Charles E Miller was an Anderson, Indiana industrialist who made a name for himself vulcanizing rubber tires and tubes in the early days of the automotive industry. He also built wind turbines.
Yet Miller is practically unknown among historians for his contribution to wind energy technology. He could be an unsung Hoosier hero for his invention of the pitchable blade tip.
One of the most fundamental requirements of any wind turbine is to survive high winds. Wind turbine designers have struggled with this demand for generations. Controlling a wind turbine in high winds or during emergencies can be done in a number of ways—some more reliable than others, and it becomes ever more problematic as the wind turbines increase in size.
The development of movable or pitchable tips for wind turbine blades by a small Danish blade manufacturer in the late 1970s not only saved the company from failure, but went on to revolutionize the wind industry.
The success of Danish wind turbines during California’s wind rush of the early 1980s is widely credited with rescuing wind energy from failure. It was the ruggedness of Danish turbines and, importantly, their use of pitchable blade tips that proved wind turbines could be relied upon to generate commercial quantifies of electricity day-in day-out.
During the research for my forthcoming book, Wind Energy for the Rest of Us, I delved into the history of Danish wind turbines with the aid of my Danish colleagues. Here’s a passage from my book, describing what happened to Økær Vind Energi, the Danish blade company founded by wind energy pioneer Erik Gove-Nielsen.
“In the fall of 1978, two wind turbines with Økær blades destroyed themselves when the rotors went into overspeed. This was devastating to Økær. Grove-Nielsen stopped production while he sought a fail-safe air brake.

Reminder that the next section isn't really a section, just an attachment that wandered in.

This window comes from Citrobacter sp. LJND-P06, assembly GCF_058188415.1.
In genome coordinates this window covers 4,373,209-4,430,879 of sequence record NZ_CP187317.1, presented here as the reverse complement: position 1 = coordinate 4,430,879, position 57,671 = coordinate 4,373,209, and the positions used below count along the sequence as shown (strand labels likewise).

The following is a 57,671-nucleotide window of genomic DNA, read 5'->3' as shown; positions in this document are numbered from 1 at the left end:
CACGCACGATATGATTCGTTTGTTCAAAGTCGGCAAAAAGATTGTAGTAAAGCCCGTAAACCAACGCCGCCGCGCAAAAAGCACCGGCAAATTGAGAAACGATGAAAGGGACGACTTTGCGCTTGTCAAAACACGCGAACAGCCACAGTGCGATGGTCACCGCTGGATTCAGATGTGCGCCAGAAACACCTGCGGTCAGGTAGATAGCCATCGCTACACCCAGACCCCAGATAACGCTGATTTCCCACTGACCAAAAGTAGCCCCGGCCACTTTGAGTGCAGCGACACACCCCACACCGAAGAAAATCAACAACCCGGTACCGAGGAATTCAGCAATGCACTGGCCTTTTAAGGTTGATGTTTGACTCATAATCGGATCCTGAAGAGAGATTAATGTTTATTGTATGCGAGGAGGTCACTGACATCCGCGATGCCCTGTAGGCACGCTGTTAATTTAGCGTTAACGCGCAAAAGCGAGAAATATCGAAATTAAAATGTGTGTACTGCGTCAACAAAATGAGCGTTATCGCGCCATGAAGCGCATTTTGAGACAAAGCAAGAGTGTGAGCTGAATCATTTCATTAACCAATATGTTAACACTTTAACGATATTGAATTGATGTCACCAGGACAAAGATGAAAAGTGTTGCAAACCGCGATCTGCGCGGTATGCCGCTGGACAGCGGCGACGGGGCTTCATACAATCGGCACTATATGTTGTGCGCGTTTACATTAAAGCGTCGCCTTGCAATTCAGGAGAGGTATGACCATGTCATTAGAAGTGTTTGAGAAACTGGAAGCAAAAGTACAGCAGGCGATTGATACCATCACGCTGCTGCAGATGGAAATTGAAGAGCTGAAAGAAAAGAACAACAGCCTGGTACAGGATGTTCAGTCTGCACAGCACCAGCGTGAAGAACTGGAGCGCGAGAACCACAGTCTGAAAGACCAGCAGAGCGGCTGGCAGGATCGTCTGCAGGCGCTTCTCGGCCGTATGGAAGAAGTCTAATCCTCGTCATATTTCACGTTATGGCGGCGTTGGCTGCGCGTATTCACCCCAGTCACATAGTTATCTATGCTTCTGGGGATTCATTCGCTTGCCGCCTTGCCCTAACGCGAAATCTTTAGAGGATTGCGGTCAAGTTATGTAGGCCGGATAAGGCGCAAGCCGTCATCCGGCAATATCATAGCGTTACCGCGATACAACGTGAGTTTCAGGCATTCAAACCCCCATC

One of the turbines destroyed was a 22 kW prototype built by machinist Karl Erik Jørgensen with the aid of promising wind turbine designer Henrik Stiesdal. Jørgensen operated a machine shop in Herborg, Denmark.
Fortunately, Jørgensen, Stiesdal, and Grove-Nielsen didn’t have far to look for a way to protect the rotor in overspeed. [Johannes] Juul had used pitchable blade tips on his Gedser mill and it was still standing. While Juul had used hydraulics to pitch the blades on his much larger turbine, the more practical choice on the smaller turbines was a spring-loaded system that was activated centrifugally. In normal operation the spring retained the blade tip in its operating position. When rotor speed increased beyond a certain threshold, centrifugal force threw the blade tip out along a grooved shaft that turned the tip 90 degrees to the direction of motion. They quickly adopted this design.
Grove-Nielsen and Økær then began building blades with the automatic-acting blade tip. By the winter of 1978, he was supplying replacement blades with the new pitchable blade tip, including a set to Jørgensen and Stiesdal at Herborg Vindkraft.”
Herborg Vindraft was later absorbed by Vestas Wind Systems. It was Grove-Nielsen’s pitchable blade tips that allowed Vestas and other Danish manufacturers to survive while other companies failed. Vestas is today the world’s largest manufacturer of wind turbines.
The passage above refers to Johannes Juuls’ wind turbine installed in 1957 at Gedser, Denmark. The 200-kW turbine operated commercially for a decade. It was the most successful wind turbine of the era and served as a model for all Danish wind turbine designers who followed. One of the Gedser turbine’s key features was the use of pitchable blade tips.